I was picking through yesterday’s announcements thinking about the sector based approaches that have been a feature of some of our recent work, but the point that caught my attention was the emphasis on re-balancing the economy. It seems self evident that encouraging innovation and high value added activity will make a positive difference to economy. Every time I put the car radio on I seem to hear a coalition spokesperson commenting on the importance of science and engineering or the need to train more scientists and engineers or encourage more young people into science and so on. The reality of what I see seems quite different. So in this post I’ve allowed my professional reflections to merge with my personal views as I draw on my children’s experiences. I think this says more about the reality of a ‘re-balanced’ UK economy than any general comments I was going to make about the Budget Statement.
Yesterday Chancellor George Osborne announced an extra £200m for science, good news and very welcome as a start. Not surprisingly Sir Paul Nurse, president of the Royal Society, agreed with that view and has also commented that “The repeated references to science and innovation in the chancellor’s speech show a commitment to science and engineering being the basis for a sustainable economic recovery but it will only happen if we are willing to invest heavily, like many of our competitors”. The key point here being the need to invest in the sectors.
At the weekend Ann and I met up with our son and daughter and my son’s girlfriend, we had coffee and cakes, walked around a Christmas market and did the sort of things you do when you’ve got adult children. Sitting round the table at lunch were three twenty somethings, all products of our top universities. One with a masters degrees in Bio-mechanical engineering, one with a masters degree in Automotive Mechanical Engineering and one with a Bsc in Human Genetics and an Msc in Human Evolution. Are they all working in extraordinarily well paid jobs and being head hunted at every turn? – are they hell as like. Don’t get me wrong they’re doing well, they work hard, they are happy, enjoy what they are doing and are a great deal more fortunate than many other young people, but I’m having serious doubts about how long they will continue to stay in the UK.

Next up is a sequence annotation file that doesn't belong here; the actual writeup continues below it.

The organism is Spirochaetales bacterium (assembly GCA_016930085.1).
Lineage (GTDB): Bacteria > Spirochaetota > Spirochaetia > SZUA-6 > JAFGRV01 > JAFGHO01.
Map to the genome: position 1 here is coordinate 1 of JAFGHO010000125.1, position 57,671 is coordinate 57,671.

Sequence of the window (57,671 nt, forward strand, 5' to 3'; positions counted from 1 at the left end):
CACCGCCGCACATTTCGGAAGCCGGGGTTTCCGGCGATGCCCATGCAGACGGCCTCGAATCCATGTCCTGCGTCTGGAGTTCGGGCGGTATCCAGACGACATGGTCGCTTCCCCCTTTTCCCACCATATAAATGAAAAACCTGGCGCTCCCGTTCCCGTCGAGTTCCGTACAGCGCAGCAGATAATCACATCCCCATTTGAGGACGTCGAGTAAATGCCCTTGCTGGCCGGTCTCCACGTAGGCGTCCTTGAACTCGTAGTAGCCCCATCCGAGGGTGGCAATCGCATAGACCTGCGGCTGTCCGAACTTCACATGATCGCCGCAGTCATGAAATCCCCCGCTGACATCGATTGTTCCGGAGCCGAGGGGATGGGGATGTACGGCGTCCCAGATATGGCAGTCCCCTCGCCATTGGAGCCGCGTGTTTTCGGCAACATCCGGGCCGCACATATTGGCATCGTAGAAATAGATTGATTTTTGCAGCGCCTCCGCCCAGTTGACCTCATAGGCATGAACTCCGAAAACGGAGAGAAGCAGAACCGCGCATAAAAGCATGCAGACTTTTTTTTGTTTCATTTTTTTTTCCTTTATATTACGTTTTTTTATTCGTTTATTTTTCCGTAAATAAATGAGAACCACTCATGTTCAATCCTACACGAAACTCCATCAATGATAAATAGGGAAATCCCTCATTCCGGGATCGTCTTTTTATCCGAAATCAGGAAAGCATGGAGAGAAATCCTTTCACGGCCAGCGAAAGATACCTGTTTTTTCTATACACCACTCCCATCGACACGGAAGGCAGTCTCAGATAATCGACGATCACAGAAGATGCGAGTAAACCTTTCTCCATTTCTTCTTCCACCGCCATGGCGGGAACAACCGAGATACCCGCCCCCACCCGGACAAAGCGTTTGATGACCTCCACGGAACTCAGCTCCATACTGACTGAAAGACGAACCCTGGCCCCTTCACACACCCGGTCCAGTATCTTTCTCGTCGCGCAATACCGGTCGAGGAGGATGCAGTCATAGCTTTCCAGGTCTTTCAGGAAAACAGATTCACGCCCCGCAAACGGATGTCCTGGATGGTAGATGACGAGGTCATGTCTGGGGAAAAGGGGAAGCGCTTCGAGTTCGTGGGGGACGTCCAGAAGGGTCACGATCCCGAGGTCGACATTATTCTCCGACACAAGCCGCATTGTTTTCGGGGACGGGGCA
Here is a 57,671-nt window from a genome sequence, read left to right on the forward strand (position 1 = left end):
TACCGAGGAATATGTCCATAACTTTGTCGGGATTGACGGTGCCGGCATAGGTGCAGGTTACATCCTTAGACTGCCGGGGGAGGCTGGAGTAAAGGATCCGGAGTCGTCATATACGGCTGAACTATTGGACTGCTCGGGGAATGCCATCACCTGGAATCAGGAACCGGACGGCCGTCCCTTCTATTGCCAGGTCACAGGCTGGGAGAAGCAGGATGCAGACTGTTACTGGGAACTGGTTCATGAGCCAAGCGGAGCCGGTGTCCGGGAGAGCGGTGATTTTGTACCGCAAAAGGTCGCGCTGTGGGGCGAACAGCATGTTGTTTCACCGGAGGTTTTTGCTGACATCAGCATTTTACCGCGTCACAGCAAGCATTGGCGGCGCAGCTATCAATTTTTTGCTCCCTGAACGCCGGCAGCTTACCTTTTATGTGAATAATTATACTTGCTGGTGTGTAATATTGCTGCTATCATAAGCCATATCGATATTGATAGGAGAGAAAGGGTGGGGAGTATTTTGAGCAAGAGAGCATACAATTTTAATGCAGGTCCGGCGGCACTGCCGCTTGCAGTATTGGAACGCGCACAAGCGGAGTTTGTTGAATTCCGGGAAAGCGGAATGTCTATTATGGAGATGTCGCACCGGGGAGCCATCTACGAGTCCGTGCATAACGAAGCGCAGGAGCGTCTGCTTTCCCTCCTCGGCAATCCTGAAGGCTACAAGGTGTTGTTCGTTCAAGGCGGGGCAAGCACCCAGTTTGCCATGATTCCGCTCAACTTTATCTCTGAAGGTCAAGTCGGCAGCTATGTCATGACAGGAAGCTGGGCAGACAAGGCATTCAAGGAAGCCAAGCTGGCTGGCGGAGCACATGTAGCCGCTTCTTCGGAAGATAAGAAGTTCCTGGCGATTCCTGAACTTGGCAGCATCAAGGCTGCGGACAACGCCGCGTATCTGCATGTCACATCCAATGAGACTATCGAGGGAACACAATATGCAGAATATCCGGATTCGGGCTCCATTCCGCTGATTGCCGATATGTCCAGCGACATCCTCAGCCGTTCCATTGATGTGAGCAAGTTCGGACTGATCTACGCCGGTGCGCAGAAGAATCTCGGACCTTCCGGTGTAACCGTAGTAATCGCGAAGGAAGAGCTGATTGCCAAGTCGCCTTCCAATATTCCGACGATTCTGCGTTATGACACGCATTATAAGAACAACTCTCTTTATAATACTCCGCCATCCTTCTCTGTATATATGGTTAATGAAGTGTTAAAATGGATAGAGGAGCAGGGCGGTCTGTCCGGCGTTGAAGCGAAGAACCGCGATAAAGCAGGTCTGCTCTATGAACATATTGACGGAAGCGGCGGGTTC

The geneticist works in a University Hospital Laboratory in London doing important research into the genetic treatment of cancer – Leukaemia. For the last 3 years they have been on sequential three month contracts, being given notice along with a new temporary contract every 12 weeks because there isn’t enough money to risk keeping them past that point. Try getting a mortgage or even a long lease on a three month contract. As for pay, they would probably do just as well or better working as a council officer in one of the London Boroughs (assuming they still have any left).
The bio–mechanical engineer simply couldn’t find anything in their field when they graduated with an excellent degree. They have therefore applied their considerable ability as a mathematician to working as an auditor for one of the country’s top accountancy firms. They are doing very well but is that the best way to use our engineers?
The mechanical engineer had a similar experience on graduating. With a good degree and an ICE award they could have taken short term contracts for work experience but had already done a year with Rolls Royce before university so were looking for something more stable. They made it through selection to a place on the IBM graduate programme but after a year in IT were keen to get back to engineering. Fortunately their University was keen to have them back and offered a modest bursary to do PhD research in ‘clean’ engine development. However, budget cuts meant that the already modest offer was significantly reduced before it was finalised. After several difficult weeks of decision making they took the offer with future optimism outweighing shorter term gains, but it’s going to be a very difficult few years.
So, just how important are young engineers and scientists to the future economy of this country? I suggest that Mr Osborne asks these three young people about how valued they’ve felt since setting out on their careers. If he’s feeling really brave I’m sure they could round up their ex-university mates – most of whom are in a similar position – for a lively discussion.